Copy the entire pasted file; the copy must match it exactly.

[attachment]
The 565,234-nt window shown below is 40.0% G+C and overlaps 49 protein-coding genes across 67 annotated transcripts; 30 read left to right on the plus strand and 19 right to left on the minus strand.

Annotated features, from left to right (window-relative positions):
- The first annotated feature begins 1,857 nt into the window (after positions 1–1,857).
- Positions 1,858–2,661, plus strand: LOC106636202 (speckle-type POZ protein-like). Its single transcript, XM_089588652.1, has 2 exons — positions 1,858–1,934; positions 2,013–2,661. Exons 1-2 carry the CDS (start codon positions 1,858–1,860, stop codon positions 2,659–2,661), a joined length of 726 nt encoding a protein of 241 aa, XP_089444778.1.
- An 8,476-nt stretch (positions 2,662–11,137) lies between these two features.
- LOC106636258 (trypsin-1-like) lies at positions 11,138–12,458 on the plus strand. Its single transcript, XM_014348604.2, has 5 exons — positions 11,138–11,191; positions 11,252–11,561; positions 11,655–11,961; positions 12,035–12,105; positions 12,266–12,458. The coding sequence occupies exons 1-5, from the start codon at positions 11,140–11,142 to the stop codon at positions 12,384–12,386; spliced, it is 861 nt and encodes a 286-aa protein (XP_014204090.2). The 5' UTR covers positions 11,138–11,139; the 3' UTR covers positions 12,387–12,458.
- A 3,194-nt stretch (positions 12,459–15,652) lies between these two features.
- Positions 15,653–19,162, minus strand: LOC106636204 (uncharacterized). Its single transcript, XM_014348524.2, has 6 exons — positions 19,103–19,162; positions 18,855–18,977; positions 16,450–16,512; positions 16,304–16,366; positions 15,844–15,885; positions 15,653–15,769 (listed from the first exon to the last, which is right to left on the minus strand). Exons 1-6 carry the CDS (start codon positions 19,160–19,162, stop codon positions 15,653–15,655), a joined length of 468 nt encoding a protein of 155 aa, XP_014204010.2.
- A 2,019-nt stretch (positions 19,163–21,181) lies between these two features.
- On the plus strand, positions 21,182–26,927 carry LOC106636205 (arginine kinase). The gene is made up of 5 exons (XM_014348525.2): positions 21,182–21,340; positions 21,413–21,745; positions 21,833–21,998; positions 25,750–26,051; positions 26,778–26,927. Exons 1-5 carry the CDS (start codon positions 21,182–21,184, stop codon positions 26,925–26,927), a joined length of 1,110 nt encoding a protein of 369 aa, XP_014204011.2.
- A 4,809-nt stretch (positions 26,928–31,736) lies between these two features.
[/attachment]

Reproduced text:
The 565,234-nt window shown below is 40.0% G+C and overlaps 49 protein-coding genes across 67 annotated transcripts; 30 read left to right on the plus strand and 19 right to left on the minus strand.

Annotated features, from left to right (window-relative positions):
- The first annotated feature begins 1,857 nt into the window (after positions 1–1,857).
- Positions 1,858–2,661, plus strand: LOC106636202 (speckle-type POZ protein-like). Its single transcript, XM_089588652.1, has 2 exons — positions 1,858–1,934; positions 2,013–2,661. Exons 1-2 carry the CDS (start codon positions 1,858–1,860, stop codon positions 2,659–2,661), a joined length of 726 nt encoding a protein of 241 aa, XP_089444778.1.
- An 8,476-nt stretch (positions 2,662–11,137) lies between these two features.
- LOC106636258 (trypsin-1-like) lies at positions 11,138–12,458 on the plus strand. Its single transcript, XM_014348604.2, has 5 exons — positions 11,138–11,191; positions 11,252–11,561; positions 11,655–11,961; positions 12,035–12,105; positions 12,266–12,458. The coding sequence occupies exons 1-5, from the start codon at positions 11,140–11,142 to the stop codon at positions 12,384–12,386; spliced, it is 861 nt and encodes a 286-aa protein (XP_014204090.2). The 5' UTR covers positions 11,138–11,139; the 3' UTR covers positions 12,387–12,458.
- A 3,194-nt stretch (positions 12,459–15,652) lies between these two features.
- Positions 15,653–19,162, minus strand: LOC106636204 (uncharacterized). Its single transcript, XM_014348524.2, has 6 exons — positions 19,103–19,162; positions 18,855–18,977; positions 16,450–16,512; positions 16,304–16,366; positions 15,844–15,885; positions 15,653–15,769 (listed from the first exon to the last, which is right to left on the minus strand). Exons 1-6 carry the CDS (start codon positions 19,160–19,162, stop codon positions 15,653–15,655), a joined length of 468 nt encoding a protein of 155 aa, XP_014204010.2.
- A 2,019-nt stretch (positions 19,163–21,181) lies between these two features.
- On the plus strand, positions 21,182–26,927 carry LOC106636205 (arginine kinase). The gene is made up of 5 exons (XM_014348525.2): positions 21,182–21,340; positions 21,413–21,745; positions 21,833–21,998; positions 25,750–26,051; positions 26,778–26,927. Exons 1-5 carry the CDS (start codon positions 21,182–21,184, stop codon positions 26,925–26,927), a joined length of 1,110 nt encoding a protein of 369 aa, XP_014204011.2.
- A 4,809-nt stretch (positions 26,928–31,736) lies between these two features.